fet vs bipolar transistors...

I see more and more people using mosfets for jobs not required...

So how (when designing) do you decide to step up to a fet from a regular transistor?

it's been a long time :wink: XD

using mosfets for jobs not required...

examples ?

someone posted that (about a fuse)

and I was thinking, why a fet?...

cjdelphi:
and I was thinking, why a fet?...

Ignorance?

To the untrained mind FETs are newer and more powerful, therefore "better!"

cjdelphi:
someone posted that (about a fuse)

and I was thinking, why a fet?...

agreed, but even if he ha used a BJT, I would have thought "why a transistor? " - Just to light a led when fuse is broken ?
I'd better use a PNP transistor, with a low resistor between emittor and base ( calculated so that the transistor is ON when the current is just below the fuse limit - example 0,22 Ohm 3W would switch on at about 2,7A ) , and a Led + resistor between collector and GND .
This way, I would be warned before the fuse breaks :slight_smile:

fungus:

cjdelphi:
and I was thinking, why a fet?...

Ignorance?

To the untrained mind FETs are newer and more powerful, therefore "better!"

FETs are far better for power switching, for other uses their inherently higher
bandwidth can be a deciding factor (FETs are majority carrier devices, BJTs are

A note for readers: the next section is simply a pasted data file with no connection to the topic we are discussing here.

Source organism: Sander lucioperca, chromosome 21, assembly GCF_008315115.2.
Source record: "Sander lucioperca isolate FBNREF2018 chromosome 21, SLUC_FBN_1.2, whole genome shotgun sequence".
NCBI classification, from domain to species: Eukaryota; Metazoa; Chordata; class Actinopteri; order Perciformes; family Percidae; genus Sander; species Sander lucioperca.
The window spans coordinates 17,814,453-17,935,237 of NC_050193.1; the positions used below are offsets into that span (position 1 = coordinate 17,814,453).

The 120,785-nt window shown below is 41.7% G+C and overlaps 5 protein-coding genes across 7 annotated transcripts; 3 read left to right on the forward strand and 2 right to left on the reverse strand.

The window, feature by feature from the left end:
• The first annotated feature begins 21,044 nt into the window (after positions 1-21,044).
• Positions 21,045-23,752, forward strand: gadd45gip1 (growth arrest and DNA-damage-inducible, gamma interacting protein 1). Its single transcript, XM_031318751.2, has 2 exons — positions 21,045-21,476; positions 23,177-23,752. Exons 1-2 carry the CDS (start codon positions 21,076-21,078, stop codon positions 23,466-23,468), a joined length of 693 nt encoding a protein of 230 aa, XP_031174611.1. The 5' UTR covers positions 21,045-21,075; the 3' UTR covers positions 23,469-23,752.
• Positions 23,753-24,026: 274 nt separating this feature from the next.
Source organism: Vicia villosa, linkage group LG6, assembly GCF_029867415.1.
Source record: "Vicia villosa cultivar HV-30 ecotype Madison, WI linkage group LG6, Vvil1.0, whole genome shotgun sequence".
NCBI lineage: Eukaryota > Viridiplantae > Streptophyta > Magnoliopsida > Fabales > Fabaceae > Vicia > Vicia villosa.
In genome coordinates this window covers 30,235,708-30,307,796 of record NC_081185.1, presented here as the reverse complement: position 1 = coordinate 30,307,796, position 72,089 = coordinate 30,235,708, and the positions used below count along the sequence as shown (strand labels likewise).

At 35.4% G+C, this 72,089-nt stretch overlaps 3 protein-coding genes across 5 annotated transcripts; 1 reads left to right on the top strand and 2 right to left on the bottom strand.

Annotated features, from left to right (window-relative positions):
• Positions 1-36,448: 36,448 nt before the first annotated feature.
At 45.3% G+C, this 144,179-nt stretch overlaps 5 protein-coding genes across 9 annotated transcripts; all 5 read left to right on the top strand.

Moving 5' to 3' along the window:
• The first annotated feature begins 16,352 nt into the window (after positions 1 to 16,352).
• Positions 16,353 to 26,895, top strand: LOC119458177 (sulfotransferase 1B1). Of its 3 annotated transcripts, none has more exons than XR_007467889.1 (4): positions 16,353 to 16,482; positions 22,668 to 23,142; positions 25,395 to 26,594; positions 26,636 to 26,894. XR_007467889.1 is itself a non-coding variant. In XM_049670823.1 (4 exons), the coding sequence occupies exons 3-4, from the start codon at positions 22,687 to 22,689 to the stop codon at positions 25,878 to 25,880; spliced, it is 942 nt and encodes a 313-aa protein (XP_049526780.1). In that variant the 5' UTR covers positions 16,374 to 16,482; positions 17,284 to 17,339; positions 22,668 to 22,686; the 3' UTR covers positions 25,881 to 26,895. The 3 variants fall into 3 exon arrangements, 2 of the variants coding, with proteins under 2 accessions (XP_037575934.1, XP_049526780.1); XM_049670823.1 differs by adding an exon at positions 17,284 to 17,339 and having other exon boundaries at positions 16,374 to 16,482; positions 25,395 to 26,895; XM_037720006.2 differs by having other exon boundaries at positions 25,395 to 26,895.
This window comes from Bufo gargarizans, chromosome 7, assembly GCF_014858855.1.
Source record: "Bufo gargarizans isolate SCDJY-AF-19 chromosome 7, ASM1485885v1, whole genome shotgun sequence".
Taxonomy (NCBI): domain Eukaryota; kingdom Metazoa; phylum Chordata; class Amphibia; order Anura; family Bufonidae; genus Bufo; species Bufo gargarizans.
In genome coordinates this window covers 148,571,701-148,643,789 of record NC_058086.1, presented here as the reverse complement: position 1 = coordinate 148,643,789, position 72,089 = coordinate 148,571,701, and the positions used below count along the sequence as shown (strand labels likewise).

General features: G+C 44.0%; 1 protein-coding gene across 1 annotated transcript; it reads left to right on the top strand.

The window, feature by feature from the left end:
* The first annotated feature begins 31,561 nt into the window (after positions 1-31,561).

minority carrier devices and recombination time makes them inherently slower,
all things being equal). For a lot of analog uses BJTs are easier to design with
I think (Vbe much more predictable than Vthr), and they still are important there.

FETs aren't new any more, they've been mainstream for 35 years or so!

alnath:
Just to light a led when fuse is broken ?

That was the request. Light an LED when a fuse is blown.

That circuit has a number of deficiencies (for instance with blown fuse and no load the
gate floats). It is also rather vulnerable as there is no protection on the gate from
stray voltage transients. A BJT circuit with a PNP high-side switch for the LED would
be a better choice here perhaps. The simple scheme of LED+resistor across the fuse
isn't unreasonable.

Might do some 'research'

https://www.google.com/search?q=fuse+blown+indicator&espv=210&es_sm=93&source=lnms&tbm=isch&sa=X&ei=Yd6jUuWmKMKg2QXgtYDwCA&ved=0CAkQ_AUoAQ&biw=999&bih=802

MarkT:
For a lot of analog uses BJTs are easier to design with

For a lot of digital uses, too. BJTs are much easier to drive than MOSFETs.

MarkT:
FETs aren't new any more, they've been mainstream for 35 years or so!

Yes, but they're newer.

This one is simple

retrolefty:
This one is simple

http://www.talkingelectronics.com/projects/200TrCcts/images/BlownFuse.gif

yep, that's why I said :

......... even if he had used a BJT, I would have thought "why a transistor? " - Just to light a led when fuse is broken ?

:wink:

But.. it's constantly powering 2 leds (until the fuse blows), am I really considering This with a bjt?..... well yes I am lol... I'll submit my entry soon :slight_smile:

cjdelphi:
http://www.talkingelectronics.com/projects/200TrCcts/images/BlownFuse.gif

But.. it's constantly powering 2 leds (until the fuse blows), am I really considering This with a bjt?..... well yes I am lol... I'll submit my entry soon :slight_smile:

nope, the red one won't light until the fuse blows